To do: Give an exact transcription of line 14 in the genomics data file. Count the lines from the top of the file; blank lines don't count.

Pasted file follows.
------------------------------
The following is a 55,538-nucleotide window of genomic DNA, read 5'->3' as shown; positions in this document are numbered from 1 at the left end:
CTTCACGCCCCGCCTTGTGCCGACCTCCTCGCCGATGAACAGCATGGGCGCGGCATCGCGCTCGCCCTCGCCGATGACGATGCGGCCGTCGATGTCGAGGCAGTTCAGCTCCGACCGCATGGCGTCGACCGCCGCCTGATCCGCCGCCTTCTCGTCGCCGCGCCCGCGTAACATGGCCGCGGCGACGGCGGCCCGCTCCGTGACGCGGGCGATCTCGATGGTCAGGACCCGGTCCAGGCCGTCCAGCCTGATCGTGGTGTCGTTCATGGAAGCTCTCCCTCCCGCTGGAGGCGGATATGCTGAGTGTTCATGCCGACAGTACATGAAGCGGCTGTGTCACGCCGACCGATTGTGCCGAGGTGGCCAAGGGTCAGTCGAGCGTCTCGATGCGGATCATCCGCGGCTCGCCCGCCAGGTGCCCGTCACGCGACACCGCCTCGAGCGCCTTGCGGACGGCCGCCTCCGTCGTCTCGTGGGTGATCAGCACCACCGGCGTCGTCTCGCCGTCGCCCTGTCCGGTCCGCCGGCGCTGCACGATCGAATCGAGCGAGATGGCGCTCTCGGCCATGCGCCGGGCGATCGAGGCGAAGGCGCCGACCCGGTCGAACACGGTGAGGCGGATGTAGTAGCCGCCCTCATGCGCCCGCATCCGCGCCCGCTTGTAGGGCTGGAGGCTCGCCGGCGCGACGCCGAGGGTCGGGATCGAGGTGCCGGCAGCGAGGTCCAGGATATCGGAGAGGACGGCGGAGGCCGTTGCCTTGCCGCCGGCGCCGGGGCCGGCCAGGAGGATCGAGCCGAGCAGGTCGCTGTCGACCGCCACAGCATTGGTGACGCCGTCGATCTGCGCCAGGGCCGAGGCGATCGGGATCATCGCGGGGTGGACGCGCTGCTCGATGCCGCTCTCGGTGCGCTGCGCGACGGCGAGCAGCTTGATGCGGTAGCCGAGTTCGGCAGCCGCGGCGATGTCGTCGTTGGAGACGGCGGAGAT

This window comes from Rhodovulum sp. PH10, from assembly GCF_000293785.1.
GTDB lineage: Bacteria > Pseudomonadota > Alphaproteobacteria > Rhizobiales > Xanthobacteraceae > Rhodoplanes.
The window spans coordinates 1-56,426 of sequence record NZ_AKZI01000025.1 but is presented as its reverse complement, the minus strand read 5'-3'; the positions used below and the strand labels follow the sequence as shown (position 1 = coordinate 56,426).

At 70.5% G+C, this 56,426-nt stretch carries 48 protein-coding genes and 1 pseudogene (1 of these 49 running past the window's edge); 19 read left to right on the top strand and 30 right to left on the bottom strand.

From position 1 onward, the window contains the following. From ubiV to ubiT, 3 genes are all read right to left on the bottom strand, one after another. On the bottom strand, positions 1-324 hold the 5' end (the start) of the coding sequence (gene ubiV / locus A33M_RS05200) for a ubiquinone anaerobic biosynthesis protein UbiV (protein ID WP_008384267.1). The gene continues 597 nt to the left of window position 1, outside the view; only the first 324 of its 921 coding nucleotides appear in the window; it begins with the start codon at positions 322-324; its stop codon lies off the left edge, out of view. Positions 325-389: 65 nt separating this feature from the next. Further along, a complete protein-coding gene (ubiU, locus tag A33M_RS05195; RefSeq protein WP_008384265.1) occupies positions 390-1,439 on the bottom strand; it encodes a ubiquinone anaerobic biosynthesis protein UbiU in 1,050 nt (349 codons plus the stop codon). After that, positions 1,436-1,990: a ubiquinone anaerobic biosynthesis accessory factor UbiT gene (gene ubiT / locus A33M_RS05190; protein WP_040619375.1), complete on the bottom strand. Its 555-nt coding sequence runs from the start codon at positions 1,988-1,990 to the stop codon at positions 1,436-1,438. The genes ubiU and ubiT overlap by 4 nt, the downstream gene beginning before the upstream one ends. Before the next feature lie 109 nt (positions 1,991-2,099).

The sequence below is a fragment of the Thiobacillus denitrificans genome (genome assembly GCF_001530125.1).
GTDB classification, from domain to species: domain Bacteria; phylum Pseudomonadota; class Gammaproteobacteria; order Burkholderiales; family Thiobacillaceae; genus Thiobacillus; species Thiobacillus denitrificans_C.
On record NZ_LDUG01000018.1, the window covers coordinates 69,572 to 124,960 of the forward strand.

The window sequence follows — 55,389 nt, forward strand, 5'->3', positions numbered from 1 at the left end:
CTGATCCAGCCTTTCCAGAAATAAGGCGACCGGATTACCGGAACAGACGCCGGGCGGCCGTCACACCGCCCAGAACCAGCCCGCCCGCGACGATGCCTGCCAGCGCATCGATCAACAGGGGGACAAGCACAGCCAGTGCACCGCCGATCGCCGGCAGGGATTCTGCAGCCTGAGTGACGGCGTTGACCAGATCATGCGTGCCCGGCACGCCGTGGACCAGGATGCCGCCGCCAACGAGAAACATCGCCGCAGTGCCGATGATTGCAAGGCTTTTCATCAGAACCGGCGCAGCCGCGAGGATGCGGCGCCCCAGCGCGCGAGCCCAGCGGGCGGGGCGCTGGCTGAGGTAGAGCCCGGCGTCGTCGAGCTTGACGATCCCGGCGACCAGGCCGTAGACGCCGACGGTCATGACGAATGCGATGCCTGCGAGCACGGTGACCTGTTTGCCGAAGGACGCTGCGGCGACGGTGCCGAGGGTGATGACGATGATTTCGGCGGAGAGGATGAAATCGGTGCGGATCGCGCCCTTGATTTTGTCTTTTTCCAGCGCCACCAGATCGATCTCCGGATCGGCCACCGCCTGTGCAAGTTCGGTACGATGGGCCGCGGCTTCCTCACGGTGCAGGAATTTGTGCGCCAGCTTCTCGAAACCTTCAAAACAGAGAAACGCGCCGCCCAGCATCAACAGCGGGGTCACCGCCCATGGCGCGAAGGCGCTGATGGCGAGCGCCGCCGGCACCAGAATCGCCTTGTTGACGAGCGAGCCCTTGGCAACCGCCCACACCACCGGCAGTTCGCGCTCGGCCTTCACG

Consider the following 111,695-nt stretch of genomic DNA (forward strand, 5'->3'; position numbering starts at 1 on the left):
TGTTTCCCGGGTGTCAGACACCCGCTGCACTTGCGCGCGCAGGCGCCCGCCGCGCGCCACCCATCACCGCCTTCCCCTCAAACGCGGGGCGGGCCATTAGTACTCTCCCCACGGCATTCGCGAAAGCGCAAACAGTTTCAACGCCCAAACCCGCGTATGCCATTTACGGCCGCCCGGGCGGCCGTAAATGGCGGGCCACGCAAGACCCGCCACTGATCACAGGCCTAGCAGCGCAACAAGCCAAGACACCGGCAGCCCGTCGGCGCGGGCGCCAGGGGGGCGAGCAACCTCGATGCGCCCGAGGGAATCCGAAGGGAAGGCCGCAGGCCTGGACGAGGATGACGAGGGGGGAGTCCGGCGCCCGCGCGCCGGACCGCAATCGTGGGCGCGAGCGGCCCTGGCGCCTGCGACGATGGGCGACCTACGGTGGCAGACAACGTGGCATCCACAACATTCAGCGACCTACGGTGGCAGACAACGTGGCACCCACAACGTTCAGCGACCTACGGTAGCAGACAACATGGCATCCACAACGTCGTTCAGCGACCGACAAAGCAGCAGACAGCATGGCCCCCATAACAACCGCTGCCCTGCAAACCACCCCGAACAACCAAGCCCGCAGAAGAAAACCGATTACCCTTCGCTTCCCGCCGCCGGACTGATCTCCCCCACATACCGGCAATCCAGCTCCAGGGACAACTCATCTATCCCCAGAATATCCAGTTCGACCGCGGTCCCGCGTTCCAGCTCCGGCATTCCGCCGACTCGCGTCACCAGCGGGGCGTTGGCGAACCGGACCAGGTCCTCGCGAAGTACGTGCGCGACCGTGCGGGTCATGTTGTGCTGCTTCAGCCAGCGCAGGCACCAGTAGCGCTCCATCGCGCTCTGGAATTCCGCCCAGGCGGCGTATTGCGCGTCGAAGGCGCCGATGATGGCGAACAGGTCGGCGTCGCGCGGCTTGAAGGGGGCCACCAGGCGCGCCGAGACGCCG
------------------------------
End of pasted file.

TGTTTCCCGGGTGTCAGACACCCGCTGCACTTGCGCGCGCAGGCGCCCGCCGCGCGCCACCCATCACCGCCTTCCCCTCAAACGCGGGGCGGGCCATTAGTACTCTCCCCACGGCATTCGCGAAAGCGCAAACAGTTTCAACGCCCAAACCCGCGTATGCCATTTACGGCCGCCCGGGCGGCCGTAAATGGCGGGCCACGCAAGACCCGCCACTGATCACAGGCCTAGCAGCGCAACAAGCCAAGACACCGGCAGCCCGTCGGCGCGGGCGCCAGGGGGGCGAGCAACCTCGATGCGCCCGAGGGAATCCGAAGGGAAGGCCGCAGGCCTGGACGAGGATGACGAGGGGGGAGTCCGGCGCCCGCGCGCCGGACCGCAATCGTGGGCGCGAGCGGCCCTGGCGCCTGCGACGATGGGCGACCTACGGTGGCAGACAACGTGGCATCCACAACATTCAGCGACCTACGGTGGCAGACAACGTGGCACCCACAACGTTCAGCGACCTACGGTAGCAGACAACATGGCATCCACAACGTCGTTCAGCGACCGACAAAGCAGCAGACAGCATGGCCCCCATAACAACCGCTGCCCTGCAAACCACCCCGAACAACCAAGCCCGCAGAAGAAAACCGATTACCCTTCGCTTCCCGCCGCCGGACTGATCTCCCCCACATACCGGCAATCCAGCTCCAGGGACAACTCATCTATCCCCAGAATATCCAGTTCGACCGCGGTCCCGCGTTCCAGCTCCGGCATTCCGCCGACTCGCGTCACCAGCGGGGCGTTGGCGAACCGGACCAGGTCCTCGCGAAGTACGTGCGCGACCGTGCGGGTCATGTTGTGCTGCTTCAGCCAGCGCAGGCACCAGTAGCGCTCCATCGCGCTCTGGAATTCCGCCCAGGCGGCGTATTGCGCGTCGAAGGCGCCGATGATGGCGAACAGGTCGGCGTCGCGCGGCTTGAAGGGGGCCACCAGGCGCGCCGAGACGCCG